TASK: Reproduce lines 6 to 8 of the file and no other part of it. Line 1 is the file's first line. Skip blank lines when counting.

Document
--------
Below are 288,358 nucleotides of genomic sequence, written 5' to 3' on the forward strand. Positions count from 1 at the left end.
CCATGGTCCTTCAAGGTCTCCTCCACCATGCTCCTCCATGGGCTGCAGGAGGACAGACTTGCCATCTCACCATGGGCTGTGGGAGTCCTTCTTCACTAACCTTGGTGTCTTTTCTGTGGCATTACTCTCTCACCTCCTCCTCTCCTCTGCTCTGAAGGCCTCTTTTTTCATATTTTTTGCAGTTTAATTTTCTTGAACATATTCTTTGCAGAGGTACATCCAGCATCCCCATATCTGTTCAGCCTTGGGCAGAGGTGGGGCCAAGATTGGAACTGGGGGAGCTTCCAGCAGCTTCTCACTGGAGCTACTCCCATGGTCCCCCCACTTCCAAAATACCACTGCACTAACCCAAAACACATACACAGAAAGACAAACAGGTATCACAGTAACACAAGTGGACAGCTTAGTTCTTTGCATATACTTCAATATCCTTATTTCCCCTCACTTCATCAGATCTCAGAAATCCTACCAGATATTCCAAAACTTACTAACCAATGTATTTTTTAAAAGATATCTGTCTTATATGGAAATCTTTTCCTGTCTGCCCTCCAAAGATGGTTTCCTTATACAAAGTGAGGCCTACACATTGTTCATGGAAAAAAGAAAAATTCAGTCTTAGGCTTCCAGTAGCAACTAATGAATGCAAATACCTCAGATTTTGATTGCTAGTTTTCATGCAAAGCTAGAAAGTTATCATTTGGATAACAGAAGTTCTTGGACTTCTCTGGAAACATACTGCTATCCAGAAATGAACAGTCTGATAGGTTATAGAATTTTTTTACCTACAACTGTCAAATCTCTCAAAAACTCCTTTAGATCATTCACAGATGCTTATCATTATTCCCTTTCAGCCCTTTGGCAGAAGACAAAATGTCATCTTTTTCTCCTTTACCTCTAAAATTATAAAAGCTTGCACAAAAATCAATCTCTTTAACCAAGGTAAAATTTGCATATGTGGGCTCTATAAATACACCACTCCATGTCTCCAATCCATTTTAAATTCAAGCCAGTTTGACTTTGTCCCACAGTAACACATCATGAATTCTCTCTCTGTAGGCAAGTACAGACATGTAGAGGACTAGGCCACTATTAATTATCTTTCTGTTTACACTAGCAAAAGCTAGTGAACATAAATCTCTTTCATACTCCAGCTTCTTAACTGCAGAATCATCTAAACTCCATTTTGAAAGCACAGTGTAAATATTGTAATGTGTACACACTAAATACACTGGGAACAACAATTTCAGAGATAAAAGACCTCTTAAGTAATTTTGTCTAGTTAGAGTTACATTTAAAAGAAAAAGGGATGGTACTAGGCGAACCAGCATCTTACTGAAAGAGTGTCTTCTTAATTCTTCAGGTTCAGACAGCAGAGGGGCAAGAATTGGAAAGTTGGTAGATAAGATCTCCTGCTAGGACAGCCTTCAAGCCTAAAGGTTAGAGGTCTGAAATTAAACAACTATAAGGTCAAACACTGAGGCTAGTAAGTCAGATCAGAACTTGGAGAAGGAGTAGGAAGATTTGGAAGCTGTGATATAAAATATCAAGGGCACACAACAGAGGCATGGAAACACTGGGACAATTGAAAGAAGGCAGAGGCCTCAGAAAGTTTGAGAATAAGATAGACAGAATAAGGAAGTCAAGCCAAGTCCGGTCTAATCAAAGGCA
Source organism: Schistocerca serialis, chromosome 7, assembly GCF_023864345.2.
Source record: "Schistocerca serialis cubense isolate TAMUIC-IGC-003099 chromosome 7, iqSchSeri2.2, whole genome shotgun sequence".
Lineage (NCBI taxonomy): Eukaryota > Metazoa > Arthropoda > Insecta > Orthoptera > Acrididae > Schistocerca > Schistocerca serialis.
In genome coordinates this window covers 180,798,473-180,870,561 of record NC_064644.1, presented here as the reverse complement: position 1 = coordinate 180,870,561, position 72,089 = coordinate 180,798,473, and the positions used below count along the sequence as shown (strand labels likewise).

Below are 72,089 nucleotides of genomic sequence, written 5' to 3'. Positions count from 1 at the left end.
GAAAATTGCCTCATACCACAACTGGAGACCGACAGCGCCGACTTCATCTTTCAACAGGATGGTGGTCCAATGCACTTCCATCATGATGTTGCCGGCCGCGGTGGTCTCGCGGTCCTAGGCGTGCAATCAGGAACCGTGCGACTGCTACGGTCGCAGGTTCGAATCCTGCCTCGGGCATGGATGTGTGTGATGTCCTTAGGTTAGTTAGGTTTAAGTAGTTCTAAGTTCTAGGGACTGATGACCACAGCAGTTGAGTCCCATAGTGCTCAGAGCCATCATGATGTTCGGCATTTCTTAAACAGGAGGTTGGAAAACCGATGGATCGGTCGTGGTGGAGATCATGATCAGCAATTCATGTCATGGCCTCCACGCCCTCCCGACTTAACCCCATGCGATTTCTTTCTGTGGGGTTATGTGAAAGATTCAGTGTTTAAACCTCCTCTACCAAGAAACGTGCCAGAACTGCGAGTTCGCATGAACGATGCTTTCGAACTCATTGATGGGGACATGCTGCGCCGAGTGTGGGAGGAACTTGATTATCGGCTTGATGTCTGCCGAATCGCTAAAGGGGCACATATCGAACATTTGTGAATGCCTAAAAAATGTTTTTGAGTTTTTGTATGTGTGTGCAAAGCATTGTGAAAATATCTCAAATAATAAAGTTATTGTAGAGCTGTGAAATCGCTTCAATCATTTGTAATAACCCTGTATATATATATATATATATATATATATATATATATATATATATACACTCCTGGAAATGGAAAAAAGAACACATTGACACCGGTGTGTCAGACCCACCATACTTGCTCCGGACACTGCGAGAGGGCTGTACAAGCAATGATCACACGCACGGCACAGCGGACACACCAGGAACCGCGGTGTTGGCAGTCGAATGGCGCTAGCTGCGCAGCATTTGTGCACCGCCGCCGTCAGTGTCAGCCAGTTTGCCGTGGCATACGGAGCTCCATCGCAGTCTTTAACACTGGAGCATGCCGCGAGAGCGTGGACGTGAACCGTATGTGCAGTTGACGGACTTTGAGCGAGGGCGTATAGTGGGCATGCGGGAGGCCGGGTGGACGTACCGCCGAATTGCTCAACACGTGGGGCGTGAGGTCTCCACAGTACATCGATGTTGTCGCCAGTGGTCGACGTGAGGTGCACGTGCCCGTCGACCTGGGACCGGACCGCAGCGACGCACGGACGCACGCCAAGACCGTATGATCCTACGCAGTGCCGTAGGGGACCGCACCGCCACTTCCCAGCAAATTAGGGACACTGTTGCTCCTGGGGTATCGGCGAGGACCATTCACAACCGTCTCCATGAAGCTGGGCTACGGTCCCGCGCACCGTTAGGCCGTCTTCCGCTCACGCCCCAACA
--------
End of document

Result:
In genome coordinates this window covers 180,798,473-180,870,561 of record NC_064644.1, presented here as the reverse complement: position 1 = coordinate 180,870,561, position 72,089 = coordinate 180,798,473, and the positions used below count along the sequence as shown (strand labels likewise).

Below are 72,089 nucleotides of genomic sequence, written 5' to 3'. Positions count from 1 at the left end.
GAAAATTGCCTCATACCACAACTGGAGACCGACAGCGCCGACTTCATCTTTCAACAGGATGGTGGTCCAATGCACTTCCATCATGATGTTGCCGGCCGCGGTGGTCTCGCGGTCCTAGGCGTGCAATCAGGAACCGTGCGACTGCTACGGTCGCAGGTTCGAATCCTGCCTCGGGCATGGATGTGTGTGATGTCCTTAGGTTAGTTAGGTTTAAGTAGTTCTAAGTTCTAGGGACTGATGACCACAGCAGTTGAGTCCCATAGTGCTCAGAGCCATCATGATGTTCGGCATTTCTTAAACAGGAGGTTGGAAAACCGATGGATCGGTCGTGGTGGAGATCATGATCAGCAATTCATGTCATGGCCTCCACGCCCTCCCGACTTAACCCCATGCGATTTCTTTCTGTGGGGTTATGTGAAAGATTCAGTGTTTAAACCTCCTCTACCAAGAAACGTGCCAGAACTGCGAGTTCGCATGAACGATGCTTTCGAACTCATTGATGGGGACATGCTGCGCCGAGTGTGGGAGGAACTTGATTATCGGCTTGATGTCTGCCGAATCGCTAAAGGGGCACATATCGAACATTTGTGAATGCCTAAAAAATGTTTTTGAGTTTTTGTATGTGTGTGCAAAGCATTGTGAAAATATCTCAAATAATAAAGTTATTGTAGAGCTGTGAAATCGCTTCAATCATTTGTAATAACCCTGTATATATATATATATATATATATATATATATATATATATATATACACTCCTGGAAATGGAAAAAAGAACACATTGACACCGGTGTGTCAGACCCACCATACTTGCTCCGGACACTGCGAGAGGGCTGTACAAGCAATGATCACACGCACGGCACAGCGGACACACCAGGAACCGCGGTGTTGGCAGTCGAATGGCGCTAGCTGCGCAGCATTTGTGCACCGCCGCCGTCAGTGTCAGCCAGTTTGCCGTGGCATACGGAGCTCCATCGCAGTCTTTAACACTGGAGCATGCCGCGAGAGCGTGGACGTGAACCGTATGTGCAGTTGACGGACTTTGAGCGAGGGCGTATAGTGGGCATGCGGGAGGCCGGGTGGACGTACCGCCGAATTGCTCAACACGTGGGGCGTGAGGTCTCCACAGTACATCGATGTTGTCGCCAGTGGTCGACGTGAGGTGCACGTGCCCGTCGACCTGGGACCGGACCGCAGCGACGCACGGACGCACGCCAAGACCGTATGATCCTACGCAGTGCCGTAGGGGACCGCACCGCCACTTCCCAGCAAATTAGGGACACTGTTGCTCCTGGGGTATCGGCGAGGACCATTCACAACCGTCTCCATGAAGCTGGGCTACGGTCCCGCGCACCGTTAGGCCGTCTTCCGCTCACGCCCCAACA